With the increasing use of methamphetamine, the incidence of psychotic reactions to this substance is growing. Anecdotal reports suggest that high-dose methamphetamine use can also lead to violent behavior. Finally, some methamphetamine users who had an earlier psychotic reaction may undergo spontaneous recurrences known as “flashbacks” even while abstinent from the drug. These flashbacks can be triggered by stressful events and may reflect heightened stress sensitivity in former psychostimulant users.
Neurotoxicity There is a special danger to methamphetamine users due to the neurotoxic properties of this substance. Investigators have known for many years that administration of multiple doses of methamphetamine to animals causes long-lasting reductions in the levels of DA, tyrosine hydroxylase (the key enzyme in DA synthesis), and the DAT in the striatum (McCann and Rucaurte, 2004). These changes are indicative of damage to DA axons and terminals, which has been confirmed by histological experiments showing the presence of degenerating fibers. Methamphetamine also produces damage to serotonergic fibers in several parts of the brain, including the neocortex, hippocampus, and striatum.
Until recently, no one knew whether human methamphetamine users suffer the same consequences as methamphetamine-treated experimental animals. Now, however, there are at least two different imaging studies reporting reduced DAT density in the striatum of methamphetamine users, even in individuals who had been abstinent from the drug for many months or longer (McCann et al., 1998; Volkow et al., 2001a). Decreases in neurotransmitter transporters sometimes reflect loss of the corresponding (in this case, DA) nerve fibers, since the transporters are located on the membrane of these fibers. Note, for example, the large reduction in DAT in the striatum of a Parkinson’s disease patient, where the dopaminergic innervation of the striatum is known to be severely compromised. At this point, we can’t be certain that the reduced DA transporter density in methamphetamine users is a sign of DA neurotoxicity, although such an interpretation is consistent with the animal studies. Moreover, since there appears to be a progressive loss of dopaminergic neurons and fibers during normal human aging, even a modest amount of damage to this system early in life could predispose the individual to developing Parkinson’s disease later on.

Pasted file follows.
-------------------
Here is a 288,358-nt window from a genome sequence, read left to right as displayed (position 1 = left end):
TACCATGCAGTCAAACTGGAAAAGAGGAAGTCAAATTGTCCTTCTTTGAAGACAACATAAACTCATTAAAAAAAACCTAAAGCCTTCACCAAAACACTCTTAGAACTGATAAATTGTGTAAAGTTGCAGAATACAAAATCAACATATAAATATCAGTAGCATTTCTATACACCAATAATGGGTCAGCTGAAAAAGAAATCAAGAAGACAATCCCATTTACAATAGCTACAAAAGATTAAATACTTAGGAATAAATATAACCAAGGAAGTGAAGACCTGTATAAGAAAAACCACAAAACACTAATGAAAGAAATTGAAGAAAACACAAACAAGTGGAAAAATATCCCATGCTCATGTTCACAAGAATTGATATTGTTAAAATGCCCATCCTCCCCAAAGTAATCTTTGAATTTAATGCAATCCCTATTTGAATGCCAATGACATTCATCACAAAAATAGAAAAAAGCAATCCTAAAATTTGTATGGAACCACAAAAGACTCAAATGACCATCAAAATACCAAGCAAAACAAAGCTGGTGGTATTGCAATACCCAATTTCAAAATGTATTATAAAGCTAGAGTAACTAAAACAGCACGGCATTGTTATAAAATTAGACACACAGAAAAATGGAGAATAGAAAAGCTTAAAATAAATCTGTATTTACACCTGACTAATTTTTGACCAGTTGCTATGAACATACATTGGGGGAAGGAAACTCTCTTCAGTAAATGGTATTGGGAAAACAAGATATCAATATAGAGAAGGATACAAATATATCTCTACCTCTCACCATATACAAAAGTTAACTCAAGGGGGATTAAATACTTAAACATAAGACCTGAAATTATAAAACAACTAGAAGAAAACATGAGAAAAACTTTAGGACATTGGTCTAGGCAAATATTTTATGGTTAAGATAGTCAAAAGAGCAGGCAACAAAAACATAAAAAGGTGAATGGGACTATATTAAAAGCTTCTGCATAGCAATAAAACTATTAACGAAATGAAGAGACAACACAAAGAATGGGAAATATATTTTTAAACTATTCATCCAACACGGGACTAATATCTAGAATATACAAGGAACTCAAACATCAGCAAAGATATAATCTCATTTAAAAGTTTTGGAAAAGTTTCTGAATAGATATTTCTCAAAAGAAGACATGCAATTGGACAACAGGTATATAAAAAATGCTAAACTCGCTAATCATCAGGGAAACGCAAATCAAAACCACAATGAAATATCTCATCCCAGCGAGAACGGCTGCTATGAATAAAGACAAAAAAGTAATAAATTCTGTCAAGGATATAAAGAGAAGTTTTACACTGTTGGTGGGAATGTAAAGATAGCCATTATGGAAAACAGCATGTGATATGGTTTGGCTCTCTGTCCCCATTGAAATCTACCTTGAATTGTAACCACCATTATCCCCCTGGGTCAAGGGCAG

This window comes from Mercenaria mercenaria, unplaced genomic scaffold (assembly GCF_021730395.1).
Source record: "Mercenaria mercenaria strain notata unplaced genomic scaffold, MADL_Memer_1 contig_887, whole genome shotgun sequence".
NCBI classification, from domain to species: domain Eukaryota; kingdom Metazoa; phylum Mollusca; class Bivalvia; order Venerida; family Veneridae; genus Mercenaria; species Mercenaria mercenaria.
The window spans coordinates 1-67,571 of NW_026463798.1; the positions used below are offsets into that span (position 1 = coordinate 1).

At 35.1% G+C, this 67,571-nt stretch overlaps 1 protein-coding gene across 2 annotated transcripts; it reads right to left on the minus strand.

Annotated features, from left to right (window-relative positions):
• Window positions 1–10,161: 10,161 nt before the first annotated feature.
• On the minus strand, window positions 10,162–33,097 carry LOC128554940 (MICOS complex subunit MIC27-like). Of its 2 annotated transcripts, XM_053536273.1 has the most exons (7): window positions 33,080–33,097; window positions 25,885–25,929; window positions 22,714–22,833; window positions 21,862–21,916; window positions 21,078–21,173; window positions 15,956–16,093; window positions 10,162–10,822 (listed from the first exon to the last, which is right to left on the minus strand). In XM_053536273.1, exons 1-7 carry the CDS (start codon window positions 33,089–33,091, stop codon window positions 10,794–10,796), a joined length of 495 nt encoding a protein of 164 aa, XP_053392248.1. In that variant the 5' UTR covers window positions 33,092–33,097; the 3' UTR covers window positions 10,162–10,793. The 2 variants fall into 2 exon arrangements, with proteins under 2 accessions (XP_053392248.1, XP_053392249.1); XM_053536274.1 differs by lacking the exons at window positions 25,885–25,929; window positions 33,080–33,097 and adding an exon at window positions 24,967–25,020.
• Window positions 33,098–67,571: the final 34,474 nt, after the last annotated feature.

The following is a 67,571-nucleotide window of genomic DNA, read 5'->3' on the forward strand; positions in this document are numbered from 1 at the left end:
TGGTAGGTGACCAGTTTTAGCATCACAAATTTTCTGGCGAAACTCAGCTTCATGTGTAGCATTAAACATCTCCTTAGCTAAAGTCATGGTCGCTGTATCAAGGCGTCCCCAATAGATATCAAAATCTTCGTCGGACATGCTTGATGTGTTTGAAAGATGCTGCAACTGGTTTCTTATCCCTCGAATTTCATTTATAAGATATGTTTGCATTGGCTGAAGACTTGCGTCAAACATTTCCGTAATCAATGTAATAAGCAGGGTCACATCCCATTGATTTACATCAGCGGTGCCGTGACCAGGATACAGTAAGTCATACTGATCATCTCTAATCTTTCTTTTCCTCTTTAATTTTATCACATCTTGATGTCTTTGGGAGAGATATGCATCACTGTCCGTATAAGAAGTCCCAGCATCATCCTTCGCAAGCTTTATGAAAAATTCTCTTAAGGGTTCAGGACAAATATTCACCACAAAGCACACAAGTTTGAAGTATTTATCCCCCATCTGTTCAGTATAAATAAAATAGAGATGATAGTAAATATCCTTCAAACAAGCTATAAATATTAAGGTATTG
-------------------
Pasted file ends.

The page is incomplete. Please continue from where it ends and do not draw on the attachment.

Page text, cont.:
MDMA—The Entactogenic Amphetamine
Three members of the amphetamine family, MDMA, MDA, and MDE, differ from the others in terms of their chemical structures, neurochemical actions, and behavioral effects. We will focus on MDMA due to its significant recreational use in the United States and elsewhere.
MDMA was developed and patented by the Merck pharmaceutical company in 1914. The drug was essentially forgotten for the next 50 to 60 years. However, in the 1970s a small group of psychotherapists began to use MDMA as a therapeutic adjunct. They argued that MDMA caused clients to become more communicative, to open up their emotions, and to experience greater closeness or empathy with other individuals (Greer and Tolbert, 1986). These reports led David Nichols, a chemist who has studied the structure and actions of MDMA and related drugs, to coin the term entac- togen to distinguish these compounds from both the psychostimulants and hallucinogens (Nichols, 1986). Entactogen was derived by combining the Latin tactus, meaning “touch,” with the Greek roots en-, for “within,” and -gen, meaning “to produce or originate.” Thus entactogens are supposed to elicit a “touching within,” or, in more direct terms, an enhanced ability to introspect and to confront disturbing or painful emotions.